Over the last couple of weeks we’ve started to get to grips with the Ruby programming language.

We looked at some of the reasons why you would want to learn Ruby as well as how to install and play around with IRB in Getting started with Ruby.

Next we looked at using the String object and some of the useful methods that are available to us in Working with strings in Ruby.

This week we’re going to be looking at the Array object.

What is an Array?

Before we look at the Array Ruby object and the methods that we have available, first its important to understand what an Array is and what they are used for.

An Array is a data structure consisting of a collection of elements (values or variables), each identified by an index.

The first element of the Array has an index of 0, and each subsequent element has a sequentially increasing integer index.

An example of creating an array in Ruby would be:

colours = ["red", "blue", "green"]  
=> ["red", "blue", "green"]  

Arrays in Ruby are very useful when you need to work with a collection of items that you don’t really care about accessing each element by a key, but you do care about the order of the elements.

Accessing an element of an Array

You can access an element of the array by selecting the element at the specific index using square brackets:

puts colours[0]  
=> "red"  

You can also pass in a start position and a length to retrieve a certain section of an array:

colours[1,2]  
=> ["blue", "green"]  

Or a range of elements:

colours[1..2]  
=> ["blue", "green"]  

Alternatively you can get the first or last items by calling the first or last helper methods:

colours.first  
=> "red"

colours.last  
=> "green"  

You can get the first n elements with the take method:

colours.take(2)  
=> ["red", "blue"]  

Or the elements remaining after the n elements have been dropped:

colours.drop(2)  
=> ["green"]  

Inspecting an Array

When working with an array, you will often find yourself needing to inspect it’s elements.

Luckily there are a few methods for doing just that.

chipmunks = ["alvin", "simon", "theodore"]  
=> ["alvin", "simon", "theodore"]  

To count the number of items in the array you can use either the count, length or size methods:

chipmunks.count  
=> 3  

If you need to check to see if the array is empty, you can use the empty? method:

chipmunks.empty?  
=> false  

And if you need to check to see if an array contains a particular element, you can use the include? method:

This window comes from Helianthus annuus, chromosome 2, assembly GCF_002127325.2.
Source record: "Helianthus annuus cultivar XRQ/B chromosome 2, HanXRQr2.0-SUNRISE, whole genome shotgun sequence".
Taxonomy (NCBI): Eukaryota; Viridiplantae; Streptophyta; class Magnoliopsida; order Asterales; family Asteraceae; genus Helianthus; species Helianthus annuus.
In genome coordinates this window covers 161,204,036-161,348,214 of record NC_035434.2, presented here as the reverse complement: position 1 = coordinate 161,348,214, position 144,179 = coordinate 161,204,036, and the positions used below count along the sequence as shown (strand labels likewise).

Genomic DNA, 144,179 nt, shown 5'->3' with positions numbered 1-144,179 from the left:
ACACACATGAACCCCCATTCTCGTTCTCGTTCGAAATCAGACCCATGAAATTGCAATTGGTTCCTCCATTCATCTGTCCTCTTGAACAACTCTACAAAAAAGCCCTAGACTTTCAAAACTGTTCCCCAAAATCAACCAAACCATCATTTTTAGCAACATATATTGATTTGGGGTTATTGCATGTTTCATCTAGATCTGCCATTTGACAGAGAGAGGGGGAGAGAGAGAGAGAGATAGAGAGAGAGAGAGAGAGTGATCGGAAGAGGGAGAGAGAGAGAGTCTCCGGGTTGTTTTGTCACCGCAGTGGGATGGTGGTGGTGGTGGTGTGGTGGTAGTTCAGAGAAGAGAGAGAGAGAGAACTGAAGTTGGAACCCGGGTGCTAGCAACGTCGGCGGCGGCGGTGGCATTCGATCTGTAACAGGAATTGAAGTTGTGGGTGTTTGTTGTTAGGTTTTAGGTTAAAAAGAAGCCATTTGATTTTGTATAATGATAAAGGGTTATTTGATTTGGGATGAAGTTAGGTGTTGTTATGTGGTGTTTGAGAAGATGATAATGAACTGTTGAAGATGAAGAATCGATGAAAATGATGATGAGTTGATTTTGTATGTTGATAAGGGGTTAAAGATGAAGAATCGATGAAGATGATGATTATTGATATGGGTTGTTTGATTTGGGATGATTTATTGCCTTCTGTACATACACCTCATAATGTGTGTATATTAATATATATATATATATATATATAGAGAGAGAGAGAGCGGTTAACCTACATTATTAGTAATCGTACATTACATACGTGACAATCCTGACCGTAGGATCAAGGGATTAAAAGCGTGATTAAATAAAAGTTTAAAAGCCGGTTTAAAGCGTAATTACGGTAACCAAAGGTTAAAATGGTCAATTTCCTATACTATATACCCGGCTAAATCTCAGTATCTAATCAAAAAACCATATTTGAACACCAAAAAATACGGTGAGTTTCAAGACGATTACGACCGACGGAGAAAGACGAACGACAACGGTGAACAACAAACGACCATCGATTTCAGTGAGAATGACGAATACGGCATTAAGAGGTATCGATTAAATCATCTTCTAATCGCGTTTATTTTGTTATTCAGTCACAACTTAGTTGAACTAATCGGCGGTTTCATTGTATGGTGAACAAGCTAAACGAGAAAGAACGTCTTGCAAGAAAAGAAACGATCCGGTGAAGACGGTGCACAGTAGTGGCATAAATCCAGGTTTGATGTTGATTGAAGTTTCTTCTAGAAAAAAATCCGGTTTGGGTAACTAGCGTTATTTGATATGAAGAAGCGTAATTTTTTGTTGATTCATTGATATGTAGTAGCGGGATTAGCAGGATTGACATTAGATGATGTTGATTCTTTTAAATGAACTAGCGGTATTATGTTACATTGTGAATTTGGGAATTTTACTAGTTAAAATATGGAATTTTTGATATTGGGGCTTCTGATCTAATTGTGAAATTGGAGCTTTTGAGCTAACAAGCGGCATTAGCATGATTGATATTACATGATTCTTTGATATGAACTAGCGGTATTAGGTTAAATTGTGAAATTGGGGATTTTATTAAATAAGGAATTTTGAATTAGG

chipmunks.include?("alvin")  
=> true  

Adding elements

When you have an collection of items, you will often want to add or remove items from the Array.

To add an element to the end of an Array you can use either the push or the ```
operator:

items = []```

items.push("one")  
 => ["one"]

items << "two"  
 => ["one", "two"]  

The unshift method allows you to add an item to the start of an array:

items.unshift("zero")  
=> ["zero", "one", "two"]  

And finally the insert method allows you to insert an item at a particular index:

items.insert(2, "hello")  
=> ["zero", "one", "hello", "two"]  

Removing elements

To remove the last item of an Array and return it, you can use the pop method:

items = ["one", "two", "three"]

items.pop  
=> "three"  

Alternatively, to remove and return the first element of an Array, you can use the shift method:

items.shift  
=> "one"  

If you want to delete an element at a particular index you can call the delete_at method:

items = ["one", "two", "three"]

items.delete_at(1)  

Or if you want to delete an element by it’s value, you can simply use the delete method:

items.delete("three")  

A common problem that arrises is when you have an Array, but the Array contains nil items. This can cause all sorts of problems.

To remove nil items from an Array, you can use the compact method:

items = ["one", nil, "two", "three"]

items.compact  
=> ["one", "two", "three"]  

Another useful method is removing duplicate elements using the uniq method:

items = ["one", "one", "two", "three"]

items.uniq  
=> ["one", "two", "three"]  

Iterating over each element

When you are working with a collection of items as an Array, it will be inevitable that you will want to iterate over the collection to do something with each item.

There are a few ways of doing this in Ruby.

Firstly, we have the each method that accepts a block:

people = ["Home", "Marge", "Bart", "Lisa", "Maggie"]

people.each {|person| puts person + " Simpson" }  
Home Simpson  
Marge Simpson  
Bart Simpson  
Lisa Simpson  
Maggie Simpson  
=> ["Home", "Marge", "Bart", "Lisa", "Maggie"]  

If you don’t know what a block is, don’t worry, we will be covering them in a future tutorial.

Alternatively we have the map method that creates a new array from the values that are returned from the block:

people.map {|person| person + " Simpson" }  
=> ["Home Simpson", "Marge Simpson", "Bart Simpson", "Lisa Simpson", "Maggie Simpson"]  

If you want to only select certain items from an Array that match a condition, you can use the select method and pass it a block:

people.select {|person| person.start_with?("M") }  
=> ["Marge", "Maggie"]  

Conclusion

Arrays are one of the fundamental building blocks of just about every programming language.

Arrays are really useful for working with a collection of items when you don’t need to identify each element of the collection with a specific key.

Arrays are also really useful when you care about the order of a particular collection of elements.